$ svn mv old_file_name new_file_name 
svn: E155010: Path 'new_file_name' is not a directory
$ rm new_file_name 
$ svn mv old_file_name new_file_name 
A         new_file_name
D         old_file_name
$ svn stat
A  +    new_file_name
        > moved from old_file_name
D       old_file_name
        > moved to new_file_name
$ svn commit
Adding         new_file_name
Deleting       old_file_name
Committing transaction...
  • I needed to add --force to svn rm new_file_name as it complained that new_file is is not under version control. – Matthew Lock Jan 15 '14 at 1:30
  • .. and I had to create an empty file called new_file_name. – Matthew Lock Jan 15 '14 at 1:37
  • 4
    on 1.8.3 rm removes the physical file, just running the "svn mv ..." was sufficient, it executes that A D. – Sonic Soul May 28 '14 at 20:58
  • 2
    It is funny how old SVN is and how awkward it is to rename a file using it. – Ghasan Jul 12 '15 at 7:29
  • 1
    @Ghasan: The title of the question might be misleading. It's about removing one file and renaming another file at the same time. This use case is not that common, and a bit tricky with most VCS, in particular if the information should be visible in the history. – nosid Jul 12 '15 at 21:06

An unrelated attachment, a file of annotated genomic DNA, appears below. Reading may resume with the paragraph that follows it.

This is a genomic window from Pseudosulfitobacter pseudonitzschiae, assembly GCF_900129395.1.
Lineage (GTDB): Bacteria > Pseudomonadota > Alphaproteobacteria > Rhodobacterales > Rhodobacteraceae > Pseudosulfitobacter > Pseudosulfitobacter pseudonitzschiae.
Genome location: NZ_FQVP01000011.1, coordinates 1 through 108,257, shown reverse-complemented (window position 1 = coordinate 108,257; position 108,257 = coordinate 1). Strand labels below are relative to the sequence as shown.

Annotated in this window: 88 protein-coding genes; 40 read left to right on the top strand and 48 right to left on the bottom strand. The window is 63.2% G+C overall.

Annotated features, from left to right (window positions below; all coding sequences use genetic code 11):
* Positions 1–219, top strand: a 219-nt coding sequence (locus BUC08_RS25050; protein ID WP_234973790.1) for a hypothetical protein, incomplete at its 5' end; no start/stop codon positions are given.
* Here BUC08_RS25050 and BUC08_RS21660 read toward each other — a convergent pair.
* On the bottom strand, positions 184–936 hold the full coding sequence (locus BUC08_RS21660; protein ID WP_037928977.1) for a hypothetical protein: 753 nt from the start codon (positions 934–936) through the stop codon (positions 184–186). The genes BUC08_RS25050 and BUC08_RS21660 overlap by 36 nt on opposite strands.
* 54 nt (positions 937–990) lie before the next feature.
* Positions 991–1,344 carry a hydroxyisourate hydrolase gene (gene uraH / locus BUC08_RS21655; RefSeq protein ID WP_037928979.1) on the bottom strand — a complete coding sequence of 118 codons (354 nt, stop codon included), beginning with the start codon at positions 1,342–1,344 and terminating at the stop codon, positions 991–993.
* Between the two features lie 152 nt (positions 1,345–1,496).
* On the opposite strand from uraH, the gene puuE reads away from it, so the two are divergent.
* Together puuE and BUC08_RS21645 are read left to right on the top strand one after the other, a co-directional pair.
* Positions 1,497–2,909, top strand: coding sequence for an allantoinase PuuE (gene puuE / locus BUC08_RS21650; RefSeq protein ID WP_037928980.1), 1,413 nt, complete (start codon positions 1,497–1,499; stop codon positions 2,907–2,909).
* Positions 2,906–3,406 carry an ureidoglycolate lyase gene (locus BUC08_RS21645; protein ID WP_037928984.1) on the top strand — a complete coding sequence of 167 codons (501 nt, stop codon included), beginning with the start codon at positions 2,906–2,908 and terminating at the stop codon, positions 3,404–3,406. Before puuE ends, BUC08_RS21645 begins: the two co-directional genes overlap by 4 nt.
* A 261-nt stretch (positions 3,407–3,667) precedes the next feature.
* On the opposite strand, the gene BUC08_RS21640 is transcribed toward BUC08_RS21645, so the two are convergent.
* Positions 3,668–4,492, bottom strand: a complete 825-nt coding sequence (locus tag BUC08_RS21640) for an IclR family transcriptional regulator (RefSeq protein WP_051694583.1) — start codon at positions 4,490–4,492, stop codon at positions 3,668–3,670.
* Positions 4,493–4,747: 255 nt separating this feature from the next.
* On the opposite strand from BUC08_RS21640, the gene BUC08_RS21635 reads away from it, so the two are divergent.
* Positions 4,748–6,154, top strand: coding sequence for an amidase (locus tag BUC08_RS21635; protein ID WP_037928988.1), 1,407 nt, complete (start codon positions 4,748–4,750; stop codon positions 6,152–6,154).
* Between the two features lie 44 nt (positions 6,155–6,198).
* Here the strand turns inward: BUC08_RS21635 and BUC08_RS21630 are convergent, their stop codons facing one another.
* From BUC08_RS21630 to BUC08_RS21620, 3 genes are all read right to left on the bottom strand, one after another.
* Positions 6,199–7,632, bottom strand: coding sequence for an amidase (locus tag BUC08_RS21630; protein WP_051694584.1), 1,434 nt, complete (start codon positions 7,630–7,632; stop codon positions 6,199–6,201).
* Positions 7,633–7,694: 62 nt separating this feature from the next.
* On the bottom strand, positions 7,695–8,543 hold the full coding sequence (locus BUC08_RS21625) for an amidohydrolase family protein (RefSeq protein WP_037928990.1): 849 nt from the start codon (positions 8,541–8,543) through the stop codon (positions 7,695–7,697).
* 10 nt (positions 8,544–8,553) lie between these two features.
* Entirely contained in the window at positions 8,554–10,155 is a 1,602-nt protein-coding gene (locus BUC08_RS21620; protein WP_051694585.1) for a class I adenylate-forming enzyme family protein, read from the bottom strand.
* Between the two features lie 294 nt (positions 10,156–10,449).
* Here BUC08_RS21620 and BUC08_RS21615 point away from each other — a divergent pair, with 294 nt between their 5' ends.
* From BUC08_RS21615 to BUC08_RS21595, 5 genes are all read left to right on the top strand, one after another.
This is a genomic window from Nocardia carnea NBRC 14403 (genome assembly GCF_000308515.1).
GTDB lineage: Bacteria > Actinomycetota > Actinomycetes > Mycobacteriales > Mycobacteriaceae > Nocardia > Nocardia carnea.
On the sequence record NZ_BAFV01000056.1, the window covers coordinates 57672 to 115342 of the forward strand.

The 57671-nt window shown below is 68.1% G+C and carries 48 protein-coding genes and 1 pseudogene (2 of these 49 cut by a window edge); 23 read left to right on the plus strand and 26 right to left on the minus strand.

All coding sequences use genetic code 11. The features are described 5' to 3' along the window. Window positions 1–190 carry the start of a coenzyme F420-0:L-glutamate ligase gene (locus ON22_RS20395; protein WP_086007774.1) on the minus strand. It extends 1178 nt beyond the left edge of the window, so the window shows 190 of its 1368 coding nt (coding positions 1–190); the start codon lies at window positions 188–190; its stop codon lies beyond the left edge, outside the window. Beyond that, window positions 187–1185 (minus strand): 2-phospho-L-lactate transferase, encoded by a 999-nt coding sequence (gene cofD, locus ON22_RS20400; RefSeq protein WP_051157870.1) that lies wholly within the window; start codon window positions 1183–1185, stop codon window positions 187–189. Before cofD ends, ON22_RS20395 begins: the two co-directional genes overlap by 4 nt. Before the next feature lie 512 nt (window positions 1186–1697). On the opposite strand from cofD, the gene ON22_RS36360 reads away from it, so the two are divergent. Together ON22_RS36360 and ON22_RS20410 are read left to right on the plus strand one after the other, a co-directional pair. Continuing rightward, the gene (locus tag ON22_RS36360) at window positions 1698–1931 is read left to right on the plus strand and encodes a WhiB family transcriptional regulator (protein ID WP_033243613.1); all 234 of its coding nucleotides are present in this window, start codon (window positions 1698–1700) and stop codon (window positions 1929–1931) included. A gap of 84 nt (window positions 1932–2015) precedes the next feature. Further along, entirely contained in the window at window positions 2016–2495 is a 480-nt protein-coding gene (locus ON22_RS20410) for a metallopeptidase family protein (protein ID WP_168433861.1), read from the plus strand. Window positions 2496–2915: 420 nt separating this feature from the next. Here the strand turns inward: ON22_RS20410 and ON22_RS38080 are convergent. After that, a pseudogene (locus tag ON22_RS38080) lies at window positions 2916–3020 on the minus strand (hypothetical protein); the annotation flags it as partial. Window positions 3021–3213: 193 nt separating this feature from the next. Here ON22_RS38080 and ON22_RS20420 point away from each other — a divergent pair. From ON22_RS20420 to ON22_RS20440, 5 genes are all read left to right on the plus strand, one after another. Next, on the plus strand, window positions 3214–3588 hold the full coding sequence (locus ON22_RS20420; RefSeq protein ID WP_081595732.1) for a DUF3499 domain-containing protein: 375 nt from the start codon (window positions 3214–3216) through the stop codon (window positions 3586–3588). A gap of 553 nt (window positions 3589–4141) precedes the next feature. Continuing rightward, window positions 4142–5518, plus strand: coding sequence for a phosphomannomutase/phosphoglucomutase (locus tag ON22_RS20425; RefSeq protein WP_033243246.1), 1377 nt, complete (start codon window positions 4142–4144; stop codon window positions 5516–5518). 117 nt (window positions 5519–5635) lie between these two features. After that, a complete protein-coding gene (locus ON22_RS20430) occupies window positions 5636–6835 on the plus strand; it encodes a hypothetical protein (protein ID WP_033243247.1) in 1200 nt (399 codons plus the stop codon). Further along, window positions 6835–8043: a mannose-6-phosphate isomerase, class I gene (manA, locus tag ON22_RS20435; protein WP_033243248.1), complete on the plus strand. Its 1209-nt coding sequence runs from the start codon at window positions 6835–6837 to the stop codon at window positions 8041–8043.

16

Using TortoiseSVN worked easily on Windows for me.

http://tortoisesvn.net/

Right click file -> TortoiseSVN menu -> Repo-browser -> right click file in repository -> rename -> press Enter -> click Ok

Using SVN 1.8.8 TortoiseSVN version 1.8.5

  • Not that the OP was asking about Windows, but upvotes deserve extension: Full desktop integration means that you may simply do this in the context menu from Explorer. – Barton Apr 8 '15 at 18:56
  • But now I see that posting a Windows answer on what is clearly a Linux question has gotten this one down-voted several time. (drats, time ran out for me to edit my original comment) – Barton Apr 8 '15 at 19:04
  • I was using Cygwin on Windows at the time, so there was some crossover. – storm_m2138 Jun 8 '15 at 15:07